• The conveyance system 110 moves the web 106 through the reflow chamber 130 such that the reflow chamber 130 heats and reflows the conductive coatings 138 in a continuous manner. For example, the system 100 may pass the web 106 through the reflow chamber 130 such that less than the entirety of the web 106 is located within or treated by the reflow chamber 130 at a given time. The number of formed electrical components 124 that may be located in the reflow chamber 130 at a given time may vary based on the size of the reflow chamber 130, the size of the formed electrical components 124, and the spacing between the formed electrical components 124 in the web 106, for example. Downstream portions of the web 106 pass through the reflow chamber 130 prior to upstream portions of the web 106. The web 106 may be passed through the reflow chamber 130 along the pathway 134 at an approximately constant speed until the entire length 118 or approximately the entire length 118 of the web 106 has passed through the reflow chamber 130 and the conductive coatings 138 on the formed electrical components 124 of the web 106 have been reflowed about the formed electrical components 124. In one embodiment, the web 106 passes through the reflow chamber 130 at a speed by which each formed electrical components 124 is located within the reflow chamber 130 for approximately two seconds.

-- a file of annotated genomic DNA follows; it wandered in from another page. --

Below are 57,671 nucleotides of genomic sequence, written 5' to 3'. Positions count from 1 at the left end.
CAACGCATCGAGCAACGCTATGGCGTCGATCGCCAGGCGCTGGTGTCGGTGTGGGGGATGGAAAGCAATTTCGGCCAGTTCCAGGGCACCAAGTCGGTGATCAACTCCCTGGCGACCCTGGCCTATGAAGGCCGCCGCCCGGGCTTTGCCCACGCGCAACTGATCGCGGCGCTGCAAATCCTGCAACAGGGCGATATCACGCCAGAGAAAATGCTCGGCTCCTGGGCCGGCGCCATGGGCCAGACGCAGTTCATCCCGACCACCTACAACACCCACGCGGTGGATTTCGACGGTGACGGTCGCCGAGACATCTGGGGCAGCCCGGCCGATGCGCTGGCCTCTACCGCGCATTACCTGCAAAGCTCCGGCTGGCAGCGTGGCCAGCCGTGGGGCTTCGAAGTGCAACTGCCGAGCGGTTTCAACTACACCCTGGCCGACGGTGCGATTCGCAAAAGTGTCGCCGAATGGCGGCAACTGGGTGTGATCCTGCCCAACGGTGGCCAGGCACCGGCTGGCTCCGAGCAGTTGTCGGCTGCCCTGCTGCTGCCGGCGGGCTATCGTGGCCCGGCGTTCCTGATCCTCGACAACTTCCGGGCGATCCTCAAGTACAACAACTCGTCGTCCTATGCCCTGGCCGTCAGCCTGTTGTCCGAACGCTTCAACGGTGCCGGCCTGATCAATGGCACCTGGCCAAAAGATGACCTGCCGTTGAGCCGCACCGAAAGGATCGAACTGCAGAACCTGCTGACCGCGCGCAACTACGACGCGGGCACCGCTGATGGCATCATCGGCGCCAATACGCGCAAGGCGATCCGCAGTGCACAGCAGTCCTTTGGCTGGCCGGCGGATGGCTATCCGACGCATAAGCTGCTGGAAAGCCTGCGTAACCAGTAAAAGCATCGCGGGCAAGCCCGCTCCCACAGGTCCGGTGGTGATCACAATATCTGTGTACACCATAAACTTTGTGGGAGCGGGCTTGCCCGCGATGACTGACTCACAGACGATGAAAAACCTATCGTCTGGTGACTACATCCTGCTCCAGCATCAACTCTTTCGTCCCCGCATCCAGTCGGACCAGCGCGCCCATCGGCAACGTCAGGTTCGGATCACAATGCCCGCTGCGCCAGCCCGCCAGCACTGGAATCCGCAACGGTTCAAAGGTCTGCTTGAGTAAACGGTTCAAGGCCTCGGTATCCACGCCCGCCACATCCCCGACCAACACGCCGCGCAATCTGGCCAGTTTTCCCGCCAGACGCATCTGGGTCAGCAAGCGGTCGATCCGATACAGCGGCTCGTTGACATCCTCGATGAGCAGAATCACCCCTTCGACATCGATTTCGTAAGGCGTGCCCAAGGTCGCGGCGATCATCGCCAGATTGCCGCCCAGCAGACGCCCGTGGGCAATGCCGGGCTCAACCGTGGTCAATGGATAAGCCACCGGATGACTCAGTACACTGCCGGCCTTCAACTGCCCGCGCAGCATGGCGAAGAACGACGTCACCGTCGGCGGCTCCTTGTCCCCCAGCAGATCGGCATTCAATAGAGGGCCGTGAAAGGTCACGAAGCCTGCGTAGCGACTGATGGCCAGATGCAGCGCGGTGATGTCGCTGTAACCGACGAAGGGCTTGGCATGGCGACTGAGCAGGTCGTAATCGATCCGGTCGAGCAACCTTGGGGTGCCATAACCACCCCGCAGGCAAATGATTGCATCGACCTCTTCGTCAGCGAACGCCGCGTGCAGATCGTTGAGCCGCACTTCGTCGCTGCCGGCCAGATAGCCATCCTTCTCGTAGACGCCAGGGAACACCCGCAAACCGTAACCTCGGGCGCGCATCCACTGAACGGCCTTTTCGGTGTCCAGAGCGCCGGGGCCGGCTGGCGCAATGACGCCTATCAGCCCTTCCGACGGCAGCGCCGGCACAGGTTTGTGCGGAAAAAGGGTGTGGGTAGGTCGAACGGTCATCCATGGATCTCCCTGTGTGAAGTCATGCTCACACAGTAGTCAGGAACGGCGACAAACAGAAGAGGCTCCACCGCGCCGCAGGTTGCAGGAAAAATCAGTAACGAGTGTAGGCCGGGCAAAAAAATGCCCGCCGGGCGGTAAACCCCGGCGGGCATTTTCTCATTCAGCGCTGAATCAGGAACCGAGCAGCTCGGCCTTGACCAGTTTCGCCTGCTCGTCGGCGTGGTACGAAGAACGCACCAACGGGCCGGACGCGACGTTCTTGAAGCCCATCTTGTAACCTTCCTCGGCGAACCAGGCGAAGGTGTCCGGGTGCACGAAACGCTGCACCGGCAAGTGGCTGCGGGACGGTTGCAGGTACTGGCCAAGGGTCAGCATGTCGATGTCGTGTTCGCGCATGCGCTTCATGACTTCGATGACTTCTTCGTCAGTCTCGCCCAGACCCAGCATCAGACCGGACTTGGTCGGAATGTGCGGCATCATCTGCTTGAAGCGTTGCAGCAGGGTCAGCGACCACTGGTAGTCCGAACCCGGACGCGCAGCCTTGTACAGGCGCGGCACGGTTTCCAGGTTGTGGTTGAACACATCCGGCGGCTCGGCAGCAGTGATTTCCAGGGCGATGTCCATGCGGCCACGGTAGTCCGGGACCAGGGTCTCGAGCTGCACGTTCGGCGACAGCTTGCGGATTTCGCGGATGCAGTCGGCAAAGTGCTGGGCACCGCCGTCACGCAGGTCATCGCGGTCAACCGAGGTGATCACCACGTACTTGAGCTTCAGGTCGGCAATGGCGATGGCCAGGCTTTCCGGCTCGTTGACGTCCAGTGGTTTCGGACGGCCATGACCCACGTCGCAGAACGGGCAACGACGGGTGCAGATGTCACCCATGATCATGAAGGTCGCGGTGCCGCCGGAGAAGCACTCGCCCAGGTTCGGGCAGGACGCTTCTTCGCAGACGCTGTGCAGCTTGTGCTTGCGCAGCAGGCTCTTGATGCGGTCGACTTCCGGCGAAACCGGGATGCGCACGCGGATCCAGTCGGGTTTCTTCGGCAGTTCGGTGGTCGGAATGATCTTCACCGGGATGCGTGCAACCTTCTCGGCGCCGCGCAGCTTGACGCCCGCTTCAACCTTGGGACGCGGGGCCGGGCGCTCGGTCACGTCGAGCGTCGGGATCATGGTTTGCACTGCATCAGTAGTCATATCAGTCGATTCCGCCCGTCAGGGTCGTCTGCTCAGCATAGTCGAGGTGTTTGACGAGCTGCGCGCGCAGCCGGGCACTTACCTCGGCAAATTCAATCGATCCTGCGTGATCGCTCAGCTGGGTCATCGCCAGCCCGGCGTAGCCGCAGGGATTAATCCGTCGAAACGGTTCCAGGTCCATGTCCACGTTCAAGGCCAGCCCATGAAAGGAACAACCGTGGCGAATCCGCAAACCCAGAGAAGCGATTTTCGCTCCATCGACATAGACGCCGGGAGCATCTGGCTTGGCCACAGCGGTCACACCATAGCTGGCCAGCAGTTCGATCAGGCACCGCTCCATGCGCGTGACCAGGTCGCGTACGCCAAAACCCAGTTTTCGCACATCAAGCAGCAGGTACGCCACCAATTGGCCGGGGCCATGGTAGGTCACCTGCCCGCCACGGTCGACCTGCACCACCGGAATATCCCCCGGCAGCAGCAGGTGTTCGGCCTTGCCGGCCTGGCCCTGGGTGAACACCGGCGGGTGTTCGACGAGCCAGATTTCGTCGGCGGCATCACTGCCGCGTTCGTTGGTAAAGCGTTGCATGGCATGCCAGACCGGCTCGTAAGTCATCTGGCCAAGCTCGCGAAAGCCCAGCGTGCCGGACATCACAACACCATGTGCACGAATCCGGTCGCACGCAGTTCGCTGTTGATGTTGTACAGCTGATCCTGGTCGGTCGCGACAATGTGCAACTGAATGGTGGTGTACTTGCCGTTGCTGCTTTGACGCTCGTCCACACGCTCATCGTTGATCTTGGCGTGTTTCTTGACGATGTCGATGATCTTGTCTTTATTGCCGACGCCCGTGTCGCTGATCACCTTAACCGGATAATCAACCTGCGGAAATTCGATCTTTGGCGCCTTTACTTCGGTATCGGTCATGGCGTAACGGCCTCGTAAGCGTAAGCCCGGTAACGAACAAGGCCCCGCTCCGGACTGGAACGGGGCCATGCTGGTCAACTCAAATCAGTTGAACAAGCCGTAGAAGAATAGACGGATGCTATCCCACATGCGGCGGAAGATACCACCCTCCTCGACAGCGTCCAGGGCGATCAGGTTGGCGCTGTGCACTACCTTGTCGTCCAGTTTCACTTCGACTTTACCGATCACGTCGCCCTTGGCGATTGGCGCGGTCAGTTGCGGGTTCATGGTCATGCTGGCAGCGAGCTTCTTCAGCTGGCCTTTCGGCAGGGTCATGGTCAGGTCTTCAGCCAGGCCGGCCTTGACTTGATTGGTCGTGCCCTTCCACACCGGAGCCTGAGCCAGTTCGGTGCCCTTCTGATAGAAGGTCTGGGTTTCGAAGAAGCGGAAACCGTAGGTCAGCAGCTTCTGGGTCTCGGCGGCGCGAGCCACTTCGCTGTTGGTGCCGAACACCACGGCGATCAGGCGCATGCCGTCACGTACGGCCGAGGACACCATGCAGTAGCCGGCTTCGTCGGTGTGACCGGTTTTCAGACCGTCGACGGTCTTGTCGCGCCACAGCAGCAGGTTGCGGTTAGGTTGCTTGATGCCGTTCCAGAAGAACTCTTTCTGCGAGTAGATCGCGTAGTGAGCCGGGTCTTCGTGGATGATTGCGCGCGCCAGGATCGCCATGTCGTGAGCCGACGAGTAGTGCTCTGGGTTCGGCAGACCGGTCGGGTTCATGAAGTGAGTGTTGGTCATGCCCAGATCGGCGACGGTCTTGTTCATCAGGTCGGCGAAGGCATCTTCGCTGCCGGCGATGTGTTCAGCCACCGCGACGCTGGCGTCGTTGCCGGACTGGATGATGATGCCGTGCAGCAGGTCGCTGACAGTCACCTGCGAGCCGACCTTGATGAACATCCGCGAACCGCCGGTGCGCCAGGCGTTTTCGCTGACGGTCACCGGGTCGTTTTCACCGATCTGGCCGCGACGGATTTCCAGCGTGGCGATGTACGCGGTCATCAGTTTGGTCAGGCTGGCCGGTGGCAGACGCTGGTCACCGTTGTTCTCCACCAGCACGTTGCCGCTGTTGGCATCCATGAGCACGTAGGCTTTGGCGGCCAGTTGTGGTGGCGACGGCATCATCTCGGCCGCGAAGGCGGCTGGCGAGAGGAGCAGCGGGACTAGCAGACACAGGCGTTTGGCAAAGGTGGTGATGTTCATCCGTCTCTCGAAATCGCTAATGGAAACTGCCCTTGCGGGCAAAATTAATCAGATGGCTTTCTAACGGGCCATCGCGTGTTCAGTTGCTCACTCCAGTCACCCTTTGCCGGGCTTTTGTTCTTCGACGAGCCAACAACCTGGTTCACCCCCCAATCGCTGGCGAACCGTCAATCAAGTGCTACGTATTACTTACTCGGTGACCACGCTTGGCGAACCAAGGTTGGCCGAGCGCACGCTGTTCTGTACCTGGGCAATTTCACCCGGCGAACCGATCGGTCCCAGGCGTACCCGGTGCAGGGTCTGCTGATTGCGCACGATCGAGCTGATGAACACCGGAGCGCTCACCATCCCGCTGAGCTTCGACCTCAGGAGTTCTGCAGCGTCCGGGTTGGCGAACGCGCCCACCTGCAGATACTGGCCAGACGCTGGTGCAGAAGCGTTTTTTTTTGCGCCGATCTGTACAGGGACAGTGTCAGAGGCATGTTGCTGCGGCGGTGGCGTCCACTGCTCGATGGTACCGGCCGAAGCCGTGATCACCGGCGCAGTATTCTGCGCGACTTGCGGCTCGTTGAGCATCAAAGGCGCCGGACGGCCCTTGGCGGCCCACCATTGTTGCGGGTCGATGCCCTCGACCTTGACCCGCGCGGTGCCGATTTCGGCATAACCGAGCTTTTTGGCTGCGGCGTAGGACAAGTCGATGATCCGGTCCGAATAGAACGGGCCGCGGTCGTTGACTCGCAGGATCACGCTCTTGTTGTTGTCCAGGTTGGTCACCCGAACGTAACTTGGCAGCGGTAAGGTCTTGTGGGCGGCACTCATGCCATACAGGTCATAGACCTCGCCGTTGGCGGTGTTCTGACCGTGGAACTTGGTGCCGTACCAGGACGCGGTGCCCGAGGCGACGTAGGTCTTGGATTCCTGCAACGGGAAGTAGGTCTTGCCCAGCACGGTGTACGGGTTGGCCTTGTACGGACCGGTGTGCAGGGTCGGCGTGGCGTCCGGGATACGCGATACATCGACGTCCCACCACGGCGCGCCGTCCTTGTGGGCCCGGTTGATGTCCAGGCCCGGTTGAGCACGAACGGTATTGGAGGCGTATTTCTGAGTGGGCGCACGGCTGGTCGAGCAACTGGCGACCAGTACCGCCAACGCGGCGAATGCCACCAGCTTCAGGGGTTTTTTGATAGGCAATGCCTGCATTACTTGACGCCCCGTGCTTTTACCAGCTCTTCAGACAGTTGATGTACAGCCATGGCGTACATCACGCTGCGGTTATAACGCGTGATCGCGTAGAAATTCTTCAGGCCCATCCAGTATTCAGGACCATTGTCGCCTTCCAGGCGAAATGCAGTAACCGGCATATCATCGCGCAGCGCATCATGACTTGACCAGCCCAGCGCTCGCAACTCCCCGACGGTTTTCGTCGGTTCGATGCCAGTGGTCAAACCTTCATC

• The speed at which the web 106 is moved through the reflow chamber 130 may be varied to match the speed at which the web 106 moves through the other stations 112, 114, 128 of the system 100. In one embodiment, the web 106 may be moved along the pathway 134 and through the reflow chamber 130 at a speed of between approximately three to approximately 350 linear feet of web 106 per minute. In another embodiment, the web 106 moves through the reflow chamber 130 at a greater speed. Moving the web 106 through the reflow chamber 130 as the coatings 138 are heated in the chamber 130 may permit multiple stations 112, 114, 128 of the system 100 or the entire system 100 to manufacture the end-usable electrical components 102 in a continuous process as opposed to a batch process.
  • The reflow process may initiate a chemical reaction between two or more conductive coatings 138 on the formed electrical components 124 and/or between a conductive coating 138 and the stock material 104 of the formed electrical components 124. The reaction may include the formation of intermetallic compounds which increase the effective hardness of the coating 138 and further reduce the potential for whisker growth of the coating 138 or eliminate existing whiskers in the coating 138. Additionally, the reaction may cause the metals in the coating 138 and/or formed electrical components 124 to achieve higher levels of stress-resistance to surface deformation, which also relieves internal stresses and whiskering.